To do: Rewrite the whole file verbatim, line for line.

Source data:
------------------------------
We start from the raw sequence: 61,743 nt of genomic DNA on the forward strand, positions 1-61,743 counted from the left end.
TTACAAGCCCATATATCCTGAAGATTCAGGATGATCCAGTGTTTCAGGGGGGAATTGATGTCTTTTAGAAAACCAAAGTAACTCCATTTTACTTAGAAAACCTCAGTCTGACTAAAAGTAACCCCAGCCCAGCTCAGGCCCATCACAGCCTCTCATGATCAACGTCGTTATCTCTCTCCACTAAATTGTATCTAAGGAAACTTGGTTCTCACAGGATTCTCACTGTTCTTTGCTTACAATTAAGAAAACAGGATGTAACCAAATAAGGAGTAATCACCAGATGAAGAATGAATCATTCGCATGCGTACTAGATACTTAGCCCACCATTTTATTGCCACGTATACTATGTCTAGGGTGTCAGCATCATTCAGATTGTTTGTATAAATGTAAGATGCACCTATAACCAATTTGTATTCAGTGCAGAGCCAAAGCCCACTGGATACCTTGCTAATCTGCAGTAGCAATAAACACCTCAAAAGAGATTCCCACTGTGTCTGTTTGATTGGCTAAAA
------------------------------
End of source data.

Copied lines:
We start from the raw sequence: 61,743 nt of genomic DNA on the forward strand, positions 1-61,743 counted from the left end.
TTACAAGCCCATATATCCTGAAGATTCAGGATGATCCAGTGTTTCAGGGGGGAATTGATGTCTTTTAGAAAACCAAAGTAACTCCATTTTACTTAGAAAACCTCAGTCTGACTAAAAGTAACCCCAGCCCAGCTCAGGCCCATCACAGCCTCTCATGATCAACGTCGTTATCTCTCTCCACTAAATTGTATCTAAGGAAACTTGGTTCTCACAGGATTCTCACTGTTCTTTGCTTACAATTAAGAAAACAGGATGTAACCAAATAAGGAGTAATCACCAGATGAAGAATGAATCATTCGCATGCGTACTAGATACTTAGCCCACCATTTTATTGCCACGTATACTATGTCTAGGGTGTCAGCATCATTCAGATTGTTTGTATAAATGTAAGATGCACCTATAACCAATTTGTATTCAGTGCAGAGCCAAAGCCCACTGGATACCTTGCTAATCTGCAGTAGCAATAAACACCTCAAAAGAGATTCCCACTGTGTCTGTTTGATTGGCTAAAA